1. Give us a bit of background on Appen and your role thereAppen develops high-quality, human annotated datasets for machine learning and artificial intelligence. We work with leading companies across many different industries to scale their machine learning programs, and our training data helps to improve solutions like chatbots, speech recognition systems, search engines, social media platforms, and more. Most of our clients choose to partner with us because Appen is a one-stop shop for high-quality AI data. We work with our clients to design data collection and annotation programs that are specific to their needs, and our project managers ensure that the data meets our clients’ quality standards. We can scale up quickly because we have a global crowd of over 1 million contractors, working in 130 countries and 180 languages, and we can handle many data types — including sensitive data — depending on our clients’ needs. My role is Chief Technology Officer, in charge of both product and engineering. My team consists of data scientists, engineers, and product managers. We’re building the world’s leading data labeling platform, which includes an AI-assisted tools system that makes data labeling much faster. The platform also includes a workforce management system which makes it easy to engage and grow our crowd community — as well as providing data insights, data quality assurance, and tools to make our project managers super-efficient.
2. How did you start your work in machine learning?I started my career in machine learning in search, the first domain where machine learning was widely applied. I was very lucky to be one of the founding leaders of eBay’s Search Science team 10 years ago. We built the Search Science team from scratch and drove huge revenue increases by applying and optimizing machine learning algorithms. Once you see the power of data and machine learning, you can hardly stop. From there, I also a built data science team at eBay that worked on retail science (inventory price setting, supply & gap analysis, trending and seasonality detection, etc.), experimentation, and product experience optimization. Later on I joined China’s largest online travel agency, CTrip, as Chief Data Officer to lead most of the machine learning and data initiatives in the company. My team drove hundreds of millions of dollars in revenue increases, as well as huge reductions in customer support costs there. In my experience, machine learning can be leveraged to resolve real industry problems — and data is one of the most important factors to build great AI solution. Getting high-quality training data is very hard. Solving the AI data problem is a big challenge, and Appen is positioned well to solve that problem for our customers.
3. As a CTO, what does a typical day look like for you?As CTO, I’m responsible for defining the technology vision and strategy, communicating them clearly within our organization and to our partners, attracting and nurturing great talent, and building a great culture for execution and innovation. A typical day can touch one or many of those areas. In addition, I also often provide guidance on planning and decisions, meet with external customers, research the latest evolutions in machine learning technology, and make sure our platform is on the leading edge in our industry.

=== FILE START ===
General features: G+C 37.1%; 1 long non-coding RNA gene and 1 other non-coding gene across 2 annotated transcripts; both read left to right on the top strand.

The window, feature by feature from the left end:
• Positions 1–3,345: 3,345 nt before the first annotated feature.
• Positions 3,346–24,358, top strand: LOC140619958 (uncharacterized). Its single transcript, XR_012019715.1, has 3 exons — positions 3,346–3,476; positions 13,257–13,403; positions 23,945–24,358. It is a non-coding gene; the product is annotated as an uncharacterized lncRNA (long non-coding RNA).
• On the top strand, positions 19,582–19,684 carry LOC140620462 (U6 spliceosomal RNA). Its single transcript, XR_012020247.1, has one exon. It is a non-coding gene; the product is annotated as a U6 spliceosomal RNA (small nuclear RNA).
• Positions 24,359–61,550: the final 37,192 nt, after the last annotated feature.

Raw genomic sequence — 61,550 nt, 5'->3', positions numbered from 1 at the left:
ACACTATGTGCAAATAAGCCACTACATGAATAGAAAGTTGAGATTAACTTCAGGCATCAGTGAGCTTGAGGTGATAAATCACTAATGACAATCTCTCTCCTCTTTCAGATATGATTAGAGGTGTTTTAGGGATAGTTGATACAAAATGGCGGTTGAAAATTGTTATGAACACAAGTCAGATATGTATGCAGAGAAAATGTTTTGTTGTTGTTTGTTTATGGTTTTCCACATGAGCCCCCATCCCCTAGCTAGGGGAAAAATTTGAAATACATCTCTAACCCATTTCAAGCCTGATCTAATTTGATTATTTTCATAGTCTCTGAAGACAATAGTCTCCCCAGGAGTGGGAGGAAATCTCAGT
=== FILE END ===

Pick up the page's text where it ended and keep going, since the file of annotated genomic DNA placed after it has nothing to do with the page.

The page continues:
4. What challenges are you currently facing in your work, and how is deep learning helping you solve them?AI needs a lot of data, and the data quality needs to be high. We all know “Garbage in, garbage out.” With our global crowd, Appen is one the very few companies who can scale up easily to provide large volumes of high-quality data — but relying on humans alone can be costly. Moreover, optimizing for both quality and output in data collection and annotation is not an easy job. We’re using deep learning to reduce the cost per unit for our customers, without hurting the data quality. Our AI-assisted annotation service can pre-annotate data where appropriate. For example, we use deep learning to pre-annotate images and then get our workers to adjust the result where it isn’t accurate. It makes our workers 10 times faster when annotating images. The same idea also applies to voice-to-text transcription, named entity extraction, and other related tasks.
5. Bias of models has always been a key issue when applying AI, how should companies approach mitigating bias when using AI?Bias of models or machine bias is indeed a big issue. These issues are normally caused by problems within the training data. For example, if we are building an image classification model on training data with a majority of images featuring dogs and very few images featuring cats, the model most likely classify new images as dogs. So the mitigation of bias should also focus heavily on mitigating bias within the training data:
- Companies should have diverse tech team members in charge of both building models and creating training data.
- If the training data comes from internal systems, try to find the most comprehensive data, and experiment with different datasets and metrics.
- If training data is collected or processed by external partners, it is important to recruit diversified crowds so that the data can be more representative. Moreover, it is super-important to design the tasks and instructions correctly so that the crowd is not biased when providing data. Often, companies don’t do this proactively.
- Once the training data is created, it’s important to check if the data has any bias. Sometimes it can be difficult to visualize high dimensional training data and check the balance. We are building powerful training data visualization and insight tools which will definitely help.
- It is up to us to determine the path machine learning algorithms take. As engineers and data scientists, we should carefully consider the prejudices we inherently carry when creating these technologies — and correct for them.